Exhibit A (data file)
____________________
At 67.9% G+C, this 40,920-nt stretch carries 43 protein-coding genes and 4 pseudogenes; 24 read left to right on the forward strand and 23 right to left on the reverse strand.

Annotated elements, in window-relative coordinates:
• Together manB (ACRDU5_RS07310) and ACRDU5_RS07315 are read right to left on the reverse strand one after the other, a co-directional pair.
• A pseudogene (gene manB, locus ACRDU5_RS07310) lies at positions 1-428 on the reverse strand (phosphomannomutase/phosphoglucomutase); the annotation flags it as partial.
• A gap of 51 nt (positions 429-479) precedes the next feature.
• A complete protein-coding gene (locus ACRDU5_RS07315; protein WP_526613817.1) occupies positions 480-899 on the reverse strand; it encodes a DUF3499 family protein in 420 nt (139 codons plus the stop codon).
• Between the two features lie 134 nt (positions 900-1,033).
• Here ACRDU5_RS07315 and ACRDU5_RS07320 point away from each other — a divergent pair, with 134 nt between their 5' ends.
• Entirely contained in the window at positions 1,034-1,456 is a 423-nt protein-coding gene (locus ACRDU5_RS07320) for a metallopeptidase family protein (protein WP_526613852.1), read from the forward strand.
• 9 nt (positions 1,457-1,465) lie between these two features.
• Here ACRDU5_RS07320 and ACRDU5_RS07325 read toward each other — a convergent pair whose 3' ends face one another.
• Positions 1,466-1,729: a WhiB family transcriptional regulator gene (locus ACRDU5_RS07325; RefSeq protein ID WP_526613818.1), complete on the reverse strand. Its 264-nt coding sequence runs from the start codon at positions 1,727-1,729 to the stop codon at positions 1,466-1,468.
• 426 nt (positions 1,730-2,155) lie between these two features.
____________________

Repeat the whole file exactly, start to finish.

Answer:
At 67.9% G+C, this 40,920-nt stretch carries 43 protein-coding genes and 4 pseudogenes; 24 read left to right on the forward strand and 23 right to left on the reverse strand.

Annotated elements, in window-relative coordinates:
• Together manB (ACRDU5_RS07310) and ACRDU5_RS07315 are read right to left on the reverse strand one after the other, a co-directional pair.
• A pseudogene (gene manB, locus ACRDU5_RS07310) lies at positions 1-428 on the reverse strand (phosphomannomutase/phosphoglucomutase); the annotation flags it as partial.
• A gap of 51 nt (positions 429-479) precedes the next feature.
• A complete protein-coding gene (locus ACRDU5_RS07315; protein WP_526613817.1) occupies positions 480-899 on the reverse strand; it encodes a DUF3499 family protein in 420 nt (139 codons plus the stop codon).
• Between the two features lie 134 nt (positions 900-1,033).
• Here ACRDU5_RS07315 and ACRDU5_RS07320 point away from each other — a divergent pair, with 134 nt between their 5' ends.
• Entirely contained in the window at positions 1,034-1,456 is a 423-nt protein-coding gene (locus ACRDU5_RS07320) for a metallopeptidase family protein (protein WP_526613852.1), read from the forward strand.
• 9 nt (positions 1,457-1,465) lie between these two features.
• Here ACRDU5_RS07320 and ACRDU5_RS07325 read toward each other — a convergent pair whose 3' ends face one another.
• Positions 1,466-1,729: a WhiB family transcriptional regulator gene (locus ACRDU5_RS07325; RefSeq protein ID WP_526613818.1), complete on the reverse strand. Its 264-nt coding sequence runs from the start codon at positions 1,727-1,729 to the stop codon at positions 1,466-1,468.
• 426 nt (positions 1,730-2,155) lie between these two features.